Deep dive: new ‘AVID’ teen consumer demands and habits

By Lucy Whitehouse contact

- Last updated on GMT

Deep dive: new ‘AVID’ teen consumer demands and habits
We take a closer look at the new consumer group that one market research firm has identified: 16 - 20 year olds, or ‘AVIDs’.

AVID stands for Approaching adulthood, Video driven, Influencer aware and Digital natives, and is a consumer group spotted by market research firm Mintel​.

Mintel suggests they’re a consumer group with huge, rising spending potential, and has released analyst insights in how to maximise on the opportunities, and respond to the challenges, that they pose.

Helping AVIDs ‘define their beauty needs’

AVID consumers may be young, but they are already very engaged with the beauty market, as 80% of UK consumers aged 16-20 have bought beauty products in the last year, says Mintel.

However, AVIDs don’t know yet what they like or want, but they are eager to learn.

Indeed, most 16-20s are interested in:

  • having their skin/hair analysed (61%)
  • in taking a personality quiz to identify their beauty needs (60%)
  • Watching videos of other people using the beauty/grooming products they own (58%)

Mintel research shows, though, that only 10% of AVID consumers have bought a customisable beauty product in-store or online, highlighting that they may lack confidence in knowing their specific beauty needs.

Charlotte Libby, Global Beauty Analyst at Mintel, explains this need for instruction and guidance.

AVIDs’ beauty knowledge is still growing and their tastes are constantly changing, so they need guidance and expertise to help them navigate the beauty market​,” she says.

Brands that are able to take teenagers by the hand and help them in their journey of self-discovery can win these young consumers’ trust and earn their loyalty in the long run​.”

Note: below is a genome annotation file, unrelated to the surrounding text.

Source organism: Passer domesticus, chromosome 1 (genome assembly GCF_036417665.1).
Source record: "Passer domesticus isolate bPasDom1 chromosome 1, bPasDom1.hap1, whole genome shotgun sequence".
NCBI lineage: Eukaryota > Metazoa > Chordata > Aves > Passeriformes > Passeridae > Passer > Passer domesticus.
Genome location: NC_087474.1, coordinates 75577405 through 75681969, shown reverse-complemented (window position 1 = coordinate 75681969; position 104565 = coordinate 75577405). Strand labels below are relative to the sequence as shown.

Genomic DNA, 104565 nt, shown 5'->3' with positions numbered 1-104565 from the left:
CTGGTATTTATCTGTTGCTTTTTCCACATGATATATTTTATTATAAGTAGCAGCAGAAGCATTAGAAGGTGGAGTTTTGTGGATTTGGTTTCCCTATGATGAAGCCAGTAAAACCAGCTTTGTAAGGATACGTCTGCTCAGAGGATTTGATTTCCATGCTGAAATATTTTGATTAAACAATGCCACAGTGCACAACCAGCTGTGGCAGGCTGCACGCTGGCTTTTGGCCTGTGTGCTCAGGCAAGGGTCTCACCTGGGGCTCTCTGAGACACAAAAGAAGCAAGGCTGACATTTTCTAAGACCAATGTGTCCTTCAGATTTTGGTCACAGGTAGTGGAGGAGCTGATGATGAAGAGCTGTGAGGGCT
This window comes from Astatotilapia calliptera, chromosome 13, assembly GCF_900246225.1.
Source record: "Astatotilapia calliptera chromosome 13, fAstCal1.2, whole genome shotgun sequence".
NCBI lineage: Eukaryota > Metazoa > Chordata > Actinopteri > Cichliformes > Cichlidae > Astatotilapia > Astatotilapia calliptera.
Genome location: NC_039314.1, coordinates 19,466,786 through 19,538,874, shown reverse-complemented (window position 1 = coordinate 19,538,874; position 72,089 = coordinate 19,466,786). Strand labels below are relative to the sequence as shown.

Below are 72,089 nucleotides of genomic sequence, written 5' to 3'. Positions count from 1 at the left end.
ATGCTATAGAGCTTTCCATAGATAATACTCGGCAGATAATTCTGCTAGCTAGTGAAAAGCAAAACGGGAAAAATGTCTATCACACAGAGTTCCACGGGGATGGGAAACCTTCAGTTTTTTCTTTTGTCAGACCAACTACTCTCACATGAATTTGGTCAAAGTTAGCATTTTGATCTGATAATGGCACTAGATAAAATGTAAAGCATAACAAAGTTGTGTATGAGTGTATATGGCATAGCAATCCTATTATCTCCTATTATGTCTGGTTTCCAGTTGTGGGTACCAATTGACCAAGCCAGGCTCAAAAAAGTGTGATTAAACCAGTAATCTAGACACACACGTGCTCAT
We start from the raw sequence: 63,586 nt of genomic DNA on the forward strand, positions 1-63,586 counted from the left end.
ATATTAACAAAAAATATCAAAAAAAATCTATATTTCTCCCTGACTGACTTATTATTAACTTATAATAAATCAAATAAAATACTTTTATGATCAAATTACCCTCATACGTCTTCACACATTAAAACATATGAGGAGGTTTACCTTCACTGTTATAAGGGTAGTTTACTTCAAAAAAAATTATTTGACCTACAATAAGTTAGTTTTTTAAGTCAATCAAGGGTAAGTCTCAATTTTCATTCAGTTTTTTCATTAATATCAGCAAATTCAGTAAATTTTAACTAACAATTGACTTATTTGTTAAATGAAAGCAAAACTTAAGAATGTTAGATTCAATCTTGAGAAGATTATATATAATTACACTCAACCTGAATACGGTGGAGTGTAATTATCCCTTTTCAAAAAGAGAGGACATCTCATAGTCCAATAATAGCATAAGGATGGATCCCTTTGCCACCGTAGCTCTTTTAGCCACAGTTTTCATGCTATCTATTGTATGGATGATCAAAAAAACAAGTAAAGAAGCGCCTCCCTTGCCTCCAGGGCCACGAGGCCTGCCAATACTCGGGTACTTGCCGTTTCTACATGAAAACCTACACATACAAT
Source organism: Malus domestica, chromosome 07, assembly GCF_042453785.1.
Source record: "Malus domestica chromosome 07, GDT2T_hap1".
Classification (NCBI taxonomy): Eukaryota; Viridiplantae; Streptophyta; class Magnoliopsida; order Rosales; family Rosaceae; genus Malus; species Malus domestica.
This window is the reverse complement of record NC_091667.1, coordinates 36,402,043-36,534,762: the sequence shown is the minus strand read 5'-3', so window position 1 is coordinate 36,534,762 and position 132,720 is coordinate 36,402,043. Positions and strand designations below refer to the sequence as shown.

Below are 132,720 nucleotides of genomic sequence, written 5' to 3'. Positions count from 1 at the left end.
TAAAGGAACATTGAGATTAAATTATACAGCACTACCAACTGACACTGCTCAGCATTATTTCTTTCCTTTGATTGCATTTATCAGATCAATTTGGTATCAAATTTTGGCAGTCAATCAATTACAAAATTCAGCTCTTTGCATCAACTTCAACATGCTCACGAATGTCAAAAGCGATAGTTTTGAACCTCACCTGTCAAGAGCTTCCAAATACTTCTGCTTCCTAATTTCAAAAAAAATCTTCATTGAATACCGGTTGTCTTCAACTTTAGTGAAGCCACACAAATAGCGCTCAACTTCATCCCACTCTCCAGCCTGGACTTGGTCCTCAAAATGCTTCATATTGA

Fun and play a central focus

Lush community
Image credit: Lush

Fun retail experiences play a crucial role for this generation: over half of UK AVIDs (53%) show an interest in attending a special event at a beauty retailer, such as an exercise class or an expert talk.

Meanwhile, says Mintel, 37% of UK AVIDs are interested in using vending machines for beauty products.

Learning has to be a fun and pleasurable experience​,” explains Libby. “We’re increasingly seeing retailers turn stores into beauty playgrounds where consumers can experiment with products and new technologies​.”

For example, she explains, to celebrate its 20th anniversary later this year, Sephora will host ‘Sephoria: House of Beauty’ in the US.

The two-day beauty convention will bring together brands, consumers and influencers and offer a range of social media-friendly experiences in interactive rooms​.”

AVIDs want products that stimulate the senses

Appealing to the five senses may be a key way to gain traction among this consumer group.

Mintel research shows that 64% of UK AVIDs are excited by beauty products that are ‘fun to use’.

For instance, ‘special effects’ resonate with this age group: 38% of UK AVIDs are interested in colour-changing or texture-changing products, while 28% are intrigued by heat-activated products.

Moreover, 24% of UK AVIDs are interested in products that include music playlists to accompany usage, compared with 11% of all UK consumers.

Andrew McDougall, Global Beauty Analyst at Mintel, explains some key ways brands can grab the attention of AVID teen consumers with sensorial elements.

Capturing the attention of AVID consumers is no easy task: they are hard to impress, they have a short attention span and they have seen it all before! They demand a product that works, but also one that is stimulating​,” he explains.

For example, we’ve seen companies bring new music elements to engage with teenagers. This includes music streaming services partnering with beauty brands and recommending products based on consumers’ musical tastes, or playlists of just the right length for consumers to listen to while applying skincare​.

“Meanwhile, the link between food and beauty is getting stronger, for example, Lidl has launched a do-it-yourself face mask maker that uses fruit juices and other food-based ingredients.”

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